Argentina: Congress Passes Marriage-Equality Law
Gaudin, Andres, NotiSur - South American Political and Economic Affairs
In the pre-dawn hours of July 15, after a 15-hour uninterrupted session, three months of debate in various legislative committees, and a three-year campaign by the homosexual community, the Argentine Senate approved a law giving same-sex couples the right to marry under the same conditions as heterosexual couples. Argentina became the tenth country to recognize marriage equality.
In closing the legislative debate, Partido Socialista (PS) Sen. Ruben Giustiniani summed up the sentiments of the majority of Argentines: "This is a historic day, which will be recorded as a positive milestone by a Congress that decided to move past discrimination and give rights to those who don't have them."
Hours later, in the first radio programs of the day, Bishop Hector Aguer reiterated the position that the Catholic Church had maintained since Cardinal Jorge Bergoglio, archbishop of Buenos Aires, called the faithful to wage "God's war" to block approval of the law. "It was a victory for the devil. There is a group within the political sectors that denies the natural order and tries to change the essence of marriage and the family," said Aguer each time he was questioned by radio hosts. Giustiniani and the Catholic Church represented, that day, the two poles that cut through Argentine society, beyond ideologies, political parties, social strata, ethnic groups, and creeds.
Same-sex couples gain all rights derived from marriage
From now on, not only may same-sex couples marry, they have the rights of adoption, inheritance, succession, pension, retirement, and social work (a program financed by the state, employers, and workers that provides them and their families with health care).
The equal-marriage law implies a series of changes in the Civil Code. It modifies the traditional formula of heterosexual marriage. No longer will it refer to "husband and wife"; from now on it will be "persons united in marriage."
The crux of the change is a phrase added to Article 172 of the code: "Matrimony will have the same requirements and effects regardless of whether the persons marrying are of the same sex or of different sexes." The other modifications are a direct consequence of Article 172 and basically consist of a change in terminology. Rather than "husband and wife," it will say "persons marrying"; "father and mother" will be replaced by the word "parents." The law also defines bases for new forms of maternity, such as that of lesbian couples with children produced by in vitro fertilization.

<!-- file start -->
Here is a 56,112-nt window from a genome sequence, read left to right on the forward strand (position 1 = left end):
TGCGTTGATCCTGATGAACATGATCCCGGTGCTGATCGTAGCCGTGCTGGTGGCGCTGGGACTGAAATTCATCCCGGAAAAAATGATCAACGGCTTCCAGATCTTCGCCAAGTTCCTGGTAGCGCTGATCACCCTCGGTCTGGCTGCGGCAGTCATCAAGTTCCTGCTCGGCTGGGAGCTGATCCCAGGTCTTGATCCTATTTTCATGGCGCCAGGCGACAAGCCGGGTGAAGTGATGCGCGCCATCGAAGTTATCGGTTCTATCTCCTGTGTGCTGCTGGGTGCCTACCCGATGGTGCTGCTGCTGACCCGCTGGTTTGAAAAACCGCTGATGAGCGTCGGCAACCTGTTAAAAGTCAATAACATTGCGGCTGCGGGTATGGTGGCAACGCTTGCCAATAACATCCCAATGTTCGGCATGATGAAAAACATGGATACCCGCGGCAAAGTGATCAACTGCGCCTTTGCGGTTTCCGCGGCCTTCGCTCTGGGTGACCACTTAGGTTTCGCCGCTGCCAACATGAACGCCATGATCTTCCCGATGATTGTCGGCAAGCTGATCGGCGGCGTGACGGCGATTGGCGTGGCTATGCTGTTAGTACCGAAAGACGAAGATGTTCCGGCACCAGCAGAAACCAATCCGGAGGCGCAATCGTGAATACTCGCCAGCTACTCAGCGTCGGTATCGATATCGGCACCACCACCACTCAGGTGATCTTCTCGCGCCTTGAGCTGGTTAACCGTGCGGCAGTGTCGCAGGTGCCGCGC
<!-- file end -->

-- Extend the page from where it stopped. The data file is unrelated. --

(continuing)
The equal-marriage bill was introduced in Congress by sectors of the progressive opposition to President Cristina Fernandez de Kirchner's administration. It was approved in April by the lower house with the support of lawmakers from all parties, whose votes were split, as later occurred in the Senate.
Strong Catholic Church opposition fails to block law
However, when the bill moved to the Senate for consideration, beginning with the pounding from the Catholic Church, the opposition campaign centered on attacking the government. In the days leading up to the vote, the bishops carried out, basically outside the capital, an aggressive campaign that even included physical threats against senators who voted for the bill.
In the central province of Cordoba, the second-largest in the country, the archbishop stripped Fr. Nicolas Alessio of his clerical faculties and began a canonical trial against him. Since early June he has not been allowed to say mass because he publicly supported the bill. In recent weeks, the country experienced a situation similar to that in 1985, when the vote on the bill to legalize divorce polarized society and left the Church alone.
The political ultraright, allied with the Catholic Church, quickly adopted the language used by Cardinal Bergoglio in a June 22 letter to the Carmelite nuns: "We fervently pray that they [the senators] defend the Argentine family at this time. …